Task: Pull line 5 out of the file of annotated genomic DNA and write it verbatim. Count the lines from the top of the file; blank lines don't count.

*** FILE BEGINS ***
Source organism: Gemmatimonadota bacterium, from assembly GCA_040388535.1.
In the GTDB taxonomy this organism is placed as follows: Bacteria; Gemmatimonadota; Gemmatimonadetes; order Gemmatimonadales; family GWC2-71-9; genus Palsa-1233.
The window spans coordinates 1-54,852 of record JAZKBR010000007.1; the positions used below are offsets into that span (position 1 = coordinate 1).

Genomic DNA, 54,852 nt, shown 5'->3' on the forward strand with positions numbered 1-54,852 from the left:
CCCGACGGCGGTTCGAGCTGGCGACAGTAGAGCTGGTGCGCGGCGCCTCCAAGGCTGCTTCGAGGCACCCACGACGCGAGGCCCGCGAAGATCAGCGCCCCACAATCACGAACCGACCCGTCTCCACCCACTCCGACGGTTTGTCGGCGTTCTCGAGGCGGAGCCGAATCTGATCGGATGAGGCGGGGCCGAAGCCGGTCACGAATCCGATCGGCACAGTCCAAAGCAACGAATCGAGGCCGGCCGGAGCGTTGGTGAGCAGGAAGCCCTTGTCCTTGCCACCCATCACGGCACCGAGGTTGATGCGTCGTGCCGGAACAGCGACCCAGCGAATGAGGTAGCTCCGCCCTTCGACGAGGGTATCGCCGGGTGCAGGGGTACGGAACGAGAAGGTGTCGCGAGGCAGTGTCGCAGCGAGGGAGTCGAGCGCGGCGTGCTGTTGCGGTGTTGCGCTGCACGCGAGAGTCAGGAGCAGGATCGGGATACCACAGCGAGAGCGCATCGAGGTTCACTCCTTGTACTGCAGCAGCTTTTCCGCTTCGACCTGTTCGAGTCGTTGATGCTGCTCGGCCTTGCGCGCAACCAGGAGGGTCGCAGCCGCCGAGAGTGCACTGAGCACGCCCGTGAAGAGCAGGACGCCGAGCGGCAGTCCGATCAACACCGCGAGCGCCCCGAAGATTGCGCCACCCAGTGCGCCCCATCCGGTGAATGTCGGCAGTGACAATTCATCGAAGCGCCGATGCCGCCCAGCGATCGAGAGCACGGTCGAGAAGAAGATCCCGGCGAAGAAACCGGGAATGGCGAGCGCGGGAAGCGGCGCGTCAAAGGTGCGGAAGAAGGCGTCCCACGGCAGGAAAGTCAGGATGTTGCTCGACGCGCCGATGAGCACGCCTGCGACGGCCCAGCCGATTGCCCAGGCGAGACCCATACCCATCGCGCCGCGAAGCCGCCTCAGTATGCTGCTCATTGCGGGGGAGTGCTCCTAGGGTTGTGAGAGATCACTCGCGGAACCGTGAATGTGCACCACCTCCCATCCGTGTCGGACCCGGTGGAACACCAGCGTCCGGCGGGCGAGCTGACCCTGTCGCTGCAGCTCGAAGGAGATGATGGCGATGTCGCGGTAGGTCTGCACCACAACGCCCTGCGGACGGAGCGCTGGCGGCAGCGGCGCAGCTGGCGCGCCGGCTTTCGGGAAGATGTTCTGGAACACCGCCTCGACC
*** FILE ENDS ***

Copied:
CCCGACGGCGGTTCGAGCTGGCGACAGTAGAGCTGGTGCGCGGCGCCTCCAAGGCTGCTTCGAGGCACCCACGACGCGAGGCCCGCGAAGATCAGCGCCCCACAATCACGAACCGACCCGTCTCCACCCACTCCGACGGTTTGTCGGCGTTCTCGAGGCGGAGCCGAATCTGATCGGATGAGGCGGGGCCGAAGCCGGTCACGAATCCGATCGGCACAGTCCAAAGCAACGAATCGAGGCCGGCCGGAGCGTTGGTGAGCAGGAAGCCCTTGTCCTTGCCACCCATCACGGCACCGAGGTTGATGCGTCGTGCCGGAACAGCGACCCAGCGAATGAGGTAGCTCCGCCCTTCGACGAGGGTATCGCCGGGTGCAGGGGTACGGAACGAGAAGGTGTCGCGAGGCAGTGTCGCAGCGAGGGAGTCGAGCGCGGCGTGCTGTTGCGGTGTTGCGCTGCACGCGAGAGTCAGGAGCAGGATCGGGATACCACAGCGAGAGCGCATCGAGGTTCACTCCTTGTACTGCAGCAGCTTTTCCGCTTCGACCTGTTCGAGTCGTTGATGCTGCTCGGCCTTGCGCGCAACCAGGAGGGTCGCAGCCGCCGAGAGTGCACTGAGCACGCCCGTGAAGAGCAGGACGCCGAGCGGCAGTCCGATCAACACCGCGAGCGCCCCGAAGATTGCGCCACCCAGTGCGCCCCATCCGGTGAATGTCGGCAGTGACAATTCATCGAAGCGCCGATGCCGCCCAGCGATCGAGAGCACGGTCGAGAAGAAGATCCCGGCGAAGAAACCGGGAATGGCGAGCGCGGGAAGCGGCGCGTCAAAGGTGCGGAAGAAGGCGTCCCACGGCAGGAAAGTCAGGATGTTGCTCGACGCGCCGATGAGCACGCCTGCGACGGCCCAGCCGATTGCCCAGGCGAGACCCATACCCATCGCGCCGCGAAGCCGCCTCAGTATGCTGCTCATTGCGGGGGAGTGCTCCTAGGGTTGTGAGAGATCACTCGCGGAACCGTGAATGTGCACCACCTCCCATCCGTGTCGGACCCGGTGGAACACCAGCGTCCGGCGGGCGAGCTGACCCTGTCGCTGCAGCTCGAAGGAGATGATGGCGATGTCGCGGTAGGTCTGCACCACAACGCCCTGCGGACGGAGCGCTGGCGGCAGCGGCGCAGCTGGCGCGCCGGCTTTCGGGAAGATGTTCTGGAACACCGCCTCGACC